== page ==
In an earlier post, I wrote about the difference between a present and a gift. I submit that a present is something that is purchased or given simply because it is expected that you will give something. We send our kids to birthday parties with presents and sometimes our own children don’t even know what’s inside the wrapping paper. No real thought given to the present, we just have to give something.
A gift can be purchased, but it also comes with some level of meaning attached to it. Some time has been spent thinking about what would be the perfect gift for a particular individual. A ring is a lovely present for a wife on Valentine’s Day, but a Mother’s ring with a stone representing each of your children is a well-thought-out gift.
Could we apply that same concept to an apology? Should an apology be a present, or a gift? Do you sometimes say, “I’m sorry” even though you don’t really believe you were at fault? Or do you say you are sorry, but then spend several moments explaining why you were justified in your behavior. Why would you even bother apologizing in that case, you obviously don’t really mean it?
The power of an apology is profound, if given as a gift. Think about the last time you and your spouse had a disagreement. Voices may have been raised, hurtful things may have been spoken, and at the end of the incident both of you are feeling angry and misunderstood. Both of you have hastily built up a defensive barrier that neither of you is eager to cross.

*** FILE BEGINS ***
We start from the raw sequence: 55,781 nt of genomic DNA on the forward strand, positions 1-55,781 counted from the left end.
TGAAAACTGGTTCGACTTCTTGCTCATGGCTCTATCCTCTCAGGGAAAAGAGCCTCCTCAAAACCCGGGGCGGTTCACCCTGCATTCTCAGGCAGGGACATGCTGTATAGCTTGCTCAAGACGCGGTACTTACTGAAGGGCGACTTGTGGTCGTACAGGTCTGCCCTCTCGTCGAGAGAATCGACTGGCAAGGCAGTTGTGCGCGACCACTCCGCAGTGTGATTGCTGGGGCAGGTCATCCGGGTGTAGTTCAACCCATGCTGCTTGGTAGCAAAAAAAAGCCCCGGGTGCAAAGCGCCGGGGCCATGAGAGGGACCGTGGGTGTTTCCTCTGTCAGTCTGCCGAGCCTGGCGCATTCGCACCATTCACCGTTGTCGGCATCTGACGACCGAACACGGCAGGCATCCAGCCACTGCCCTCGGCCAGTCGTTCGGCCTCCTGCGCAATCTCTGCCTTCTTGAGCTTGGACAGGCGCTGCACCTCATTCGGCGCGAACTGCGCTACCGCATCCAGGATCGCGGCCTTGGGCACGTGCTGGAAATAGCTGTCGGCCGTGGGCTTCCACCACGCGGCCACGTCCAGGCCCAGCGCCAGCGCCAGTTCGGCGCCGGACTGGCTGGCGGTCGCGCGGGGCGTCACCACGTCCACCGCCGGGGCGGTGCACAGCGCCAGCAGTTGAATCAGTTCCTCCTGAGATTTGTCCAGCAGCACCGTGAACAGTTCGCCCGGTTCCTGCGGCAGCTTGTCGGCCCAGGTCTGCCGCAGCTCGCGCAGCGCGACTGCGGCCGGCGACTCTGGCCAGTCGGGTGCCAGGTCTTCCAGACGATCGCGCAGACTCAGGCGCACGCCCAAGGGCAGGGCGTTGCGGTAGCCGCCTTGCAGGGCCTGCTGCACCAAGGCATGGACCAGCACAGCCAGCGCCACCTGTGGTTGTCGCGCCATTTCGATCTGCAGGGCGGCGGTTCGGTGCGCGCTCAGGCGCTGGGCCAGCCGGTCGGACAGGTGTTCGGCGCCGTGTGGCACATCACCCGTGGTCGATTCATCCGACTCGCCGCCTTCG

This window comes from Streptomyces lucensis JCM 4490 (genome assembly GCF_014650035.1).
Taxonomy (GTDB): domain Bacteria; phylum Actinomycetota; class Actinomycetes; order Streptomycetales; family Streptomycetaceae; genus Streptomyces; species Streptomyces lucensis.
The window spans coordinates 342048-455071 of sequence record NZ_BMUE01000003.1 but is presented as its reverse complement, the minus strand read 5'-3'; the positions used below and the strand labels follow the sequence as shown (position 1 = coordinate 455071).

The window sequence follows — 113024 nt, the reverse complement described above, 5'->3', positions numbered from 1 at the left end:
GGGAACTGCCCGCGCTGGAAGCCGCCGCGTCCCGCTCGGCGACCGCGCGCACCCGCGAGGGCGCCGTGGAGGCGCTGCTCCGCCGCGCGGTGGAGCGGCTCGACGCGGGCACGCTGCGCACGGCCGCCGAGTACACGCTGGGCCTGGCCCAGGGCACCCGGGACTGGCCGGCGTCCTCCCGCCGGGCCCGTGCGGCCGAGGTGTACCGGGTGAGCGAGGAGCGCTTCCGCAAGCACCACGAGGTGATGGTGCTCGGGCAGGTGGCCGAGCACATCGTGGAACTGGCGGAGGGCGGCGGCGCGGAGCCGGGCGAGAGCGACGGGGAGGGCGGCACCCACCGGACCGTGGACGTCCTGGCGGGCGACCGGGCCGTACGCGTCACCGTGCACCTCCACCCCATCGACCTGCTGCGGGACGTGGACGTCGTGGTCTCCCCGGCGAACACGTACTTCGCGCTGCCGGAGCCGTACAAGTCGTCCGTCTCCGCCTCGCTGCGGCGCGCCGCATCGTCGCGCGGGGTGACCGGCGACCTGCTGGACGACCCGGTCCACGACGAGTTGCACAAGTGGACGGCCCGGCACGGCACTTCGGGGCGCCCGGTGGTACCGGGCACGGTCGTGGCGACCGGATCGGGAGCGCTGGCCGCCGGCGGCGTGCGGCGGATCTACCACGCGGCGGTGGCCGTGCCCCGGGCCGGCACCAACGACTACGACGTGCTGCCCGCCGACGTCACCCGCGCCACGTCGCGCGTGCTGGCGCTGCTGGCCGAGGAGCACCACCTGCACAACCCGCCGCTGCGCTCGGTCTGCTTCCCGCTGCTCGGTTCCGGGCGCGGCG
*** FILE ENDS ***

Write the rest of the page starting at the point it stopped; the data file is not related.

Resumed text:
Now you have an important decision to make. How do you knock down that barrier? How do you open up the lines of communication again? It doesn’t really even matter if you were at fault; you still have a stake in trying to fix things.
This is the power of a sincere apology. Once it is offered, those barriers seem to come down quickly. It may not be instantly, and your spouse may still need some additional time to process his/her feelings, but you have provided the opening that they can take hold of when they are ready.
However, if an apology is given simply as another way to re-introduce your points of the argument (“I’m sorry that we argued, but if you would only…”) then the apology is negated and the opportunity to diffuse the situation is wasted.
We need to stop trying to justify ourselves through our apologies. If you’re going to say it, mean it. And then stop talking.
Let’s treat the apology as a real gift that we put some time and thought into and give it sincerely. Don’t treat it as a present that we just picked up on our way through the checkout stand because it was within reach and didn’t cost much.